Iceland's largest shipping company Eimskip warned on Wednesday that rising costs and ballooning foreign exchange losses would have a "very negative effect" on its first-half results.
Eimskip said in a statement operating conditions in the first four months
of the year had been extremely unfavorable.
"Although the company's operating income in this period was in line with schedule, recent increases in domestic and foreign costs, as well as huge exchange rate losses from foreign loans, will have a very negative effect on the outcome for the first half of the year," the company said in a statement.
Eimskip said it had made a net loss in the first four months of the year of about 1.2 billion crowns ($11.5 million). Foreign exchange losses in the period totaled 1.5 billion crowns - a comparable burden to that shouldered in the whole of 2000.
In May, foreign exchange losses increased even further, it said. The Iceland crown has weakened more than 24 percent against the U.S. dollar since the start of 2001, hit by the central bank's decision to end exchange rate targeting and a fishermen's strike.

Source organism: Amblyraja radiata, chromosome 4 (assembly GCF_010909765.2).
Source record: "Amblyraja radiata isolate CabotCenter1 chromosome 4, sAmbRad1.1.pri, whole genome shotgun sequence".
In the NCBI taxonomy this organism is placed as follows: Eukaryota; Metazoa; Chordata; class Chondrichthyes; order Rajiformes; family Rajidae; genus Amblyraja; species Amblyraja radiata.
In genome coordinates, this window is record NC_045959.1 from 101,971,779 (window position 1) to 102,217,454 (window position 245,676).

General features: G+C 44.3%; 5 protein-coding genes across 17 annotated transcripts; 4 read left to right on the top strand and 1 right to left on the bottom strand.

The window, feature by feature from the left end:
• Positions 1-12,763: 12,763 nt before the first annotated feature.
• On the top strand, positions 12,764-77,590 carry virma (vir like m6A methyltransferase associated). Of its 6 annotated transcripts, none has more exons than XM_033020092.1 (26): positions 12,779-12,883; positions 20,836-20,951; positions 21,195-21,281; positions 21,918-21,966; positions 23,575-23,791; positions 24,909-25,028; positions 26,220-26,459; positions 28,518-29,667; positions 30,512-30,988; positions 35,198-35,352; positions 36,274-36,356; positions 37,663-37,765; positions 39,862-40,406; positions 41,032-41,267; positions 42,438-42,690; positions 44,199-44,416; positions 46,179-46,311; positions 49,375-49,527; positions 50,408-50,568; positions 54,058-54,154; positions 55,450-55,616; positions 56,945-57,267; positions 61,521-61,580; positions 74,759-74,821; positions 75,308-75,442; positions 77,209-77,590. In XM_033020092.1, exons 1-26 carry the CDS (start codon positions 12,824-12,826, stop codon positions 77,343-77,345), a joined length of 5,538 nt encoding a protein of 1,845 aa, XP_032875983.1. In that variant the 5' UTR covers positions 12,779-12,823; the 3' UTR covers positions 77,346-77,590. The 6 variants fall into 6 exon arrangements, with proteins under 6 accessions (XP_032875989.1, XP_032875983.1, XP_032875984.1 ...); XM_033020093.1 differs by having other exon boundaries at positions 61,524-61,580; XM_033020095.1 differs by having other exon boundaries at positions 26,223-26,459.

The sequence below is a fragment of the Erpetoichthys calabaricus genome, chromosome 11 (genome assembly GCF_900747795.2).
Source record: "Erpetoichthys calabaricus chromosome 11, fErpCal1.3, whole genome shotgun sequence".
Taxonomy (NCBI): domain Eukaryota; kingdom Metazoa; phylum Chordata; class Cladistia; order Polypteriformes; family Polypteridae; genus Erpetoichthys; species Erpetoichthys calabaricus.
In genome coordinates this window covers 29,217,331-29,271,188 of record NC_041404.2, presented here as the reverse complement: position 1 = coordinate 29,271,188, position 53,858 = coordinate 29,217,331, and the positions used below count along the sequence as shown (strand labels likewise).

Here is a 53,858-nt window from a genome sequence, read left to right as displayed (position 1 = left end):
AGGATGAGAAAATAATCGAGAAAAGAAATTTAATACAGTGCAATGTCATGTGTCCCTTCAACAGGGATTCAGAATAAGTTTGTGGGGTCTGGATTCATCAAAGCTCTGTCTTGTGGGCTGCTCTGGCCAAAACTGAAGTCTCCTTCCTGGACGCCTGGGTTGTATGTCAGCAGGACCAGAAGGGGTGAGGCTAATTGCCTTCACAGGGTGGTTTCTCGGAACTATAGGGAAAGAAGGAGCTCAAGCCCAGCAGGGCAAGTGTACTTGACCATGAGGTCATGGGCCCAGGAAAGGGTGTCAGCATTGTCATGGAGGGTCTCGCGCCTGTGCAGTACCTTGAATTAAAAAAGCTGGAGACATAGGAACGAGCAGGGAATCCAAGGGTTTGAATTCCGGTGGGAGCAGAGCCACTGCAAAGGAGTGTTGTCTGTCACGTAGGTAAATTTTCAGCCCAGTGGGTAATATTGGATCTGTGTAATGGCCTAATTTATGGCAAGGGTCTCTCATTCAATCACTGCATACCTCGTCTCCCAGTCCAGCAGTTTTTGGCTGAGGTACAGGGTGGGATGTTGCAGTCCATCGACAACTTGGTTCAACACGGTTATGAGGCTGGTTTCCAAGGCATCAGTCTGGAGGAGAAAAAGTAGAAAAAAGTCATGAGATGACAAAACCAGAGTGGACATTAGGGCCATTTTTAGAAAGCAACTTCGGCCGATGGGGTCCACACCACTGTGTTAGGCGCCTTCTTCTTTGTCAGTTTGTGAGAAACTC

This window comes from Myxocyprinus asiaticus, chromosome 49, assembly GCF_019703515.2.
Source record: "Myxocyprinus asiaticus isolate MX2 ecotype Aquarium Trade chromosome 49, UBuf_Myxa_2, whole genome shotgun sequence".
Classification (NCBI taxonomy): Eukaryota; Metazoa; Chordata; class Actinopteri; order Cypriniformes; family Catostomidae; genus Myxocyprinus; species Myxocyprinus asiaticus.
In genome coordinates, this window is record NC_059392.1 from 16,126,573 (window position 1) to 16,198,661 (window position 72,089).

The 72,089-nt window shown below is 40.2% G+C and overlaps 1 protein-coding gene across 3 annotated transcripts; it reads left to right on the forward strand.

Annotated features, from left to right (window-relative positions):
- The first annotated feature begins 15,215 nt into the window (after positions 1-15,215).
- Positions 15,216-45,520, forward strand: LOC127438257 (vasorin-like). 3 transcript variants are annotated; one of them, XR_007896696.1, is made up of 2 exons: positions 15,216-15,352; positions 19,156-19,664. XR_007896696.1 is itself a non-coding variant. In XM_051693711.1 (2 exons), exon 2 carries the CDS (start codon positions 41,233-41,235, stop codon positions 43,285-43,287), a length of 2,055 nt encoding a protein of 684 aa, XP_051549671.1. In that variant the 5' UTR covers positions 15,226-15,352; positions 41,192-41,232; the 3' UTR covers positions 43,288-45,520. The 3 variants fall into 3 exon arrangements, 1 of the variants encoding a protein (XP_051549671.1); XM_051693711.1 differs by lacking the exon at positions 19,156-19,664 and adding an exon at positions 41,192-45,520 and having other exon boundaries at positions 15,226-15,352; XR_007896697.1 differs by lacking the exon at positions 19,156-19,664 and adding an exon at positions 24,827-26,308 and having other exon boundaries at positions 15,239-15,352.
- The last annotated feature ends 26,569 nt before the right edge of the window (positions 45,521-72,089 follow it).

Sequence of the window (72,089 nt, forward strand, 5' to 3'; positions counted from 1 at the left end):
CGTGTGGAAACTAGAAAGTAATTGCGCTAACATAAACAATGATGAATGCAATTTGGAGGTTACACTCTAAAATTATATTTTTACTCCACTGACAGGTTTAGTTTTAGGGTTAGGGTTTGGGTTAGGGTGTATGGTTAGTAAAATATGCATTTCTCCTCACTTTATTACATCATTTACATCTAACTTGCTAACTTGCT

"Normally the weakening of the Icelandic crown leads to increased revenues, since a large part of the company's income is derived from foreign currencies. However, this was now counterbalanced by lower exports caused by a long-term fishermen's strike and by a decrease in some fields of import, such as cars," Eimskip said.
"A continuous drop in the domestic stock market this year has furthermore had negative effect on the outcome of the investment operation," the company added.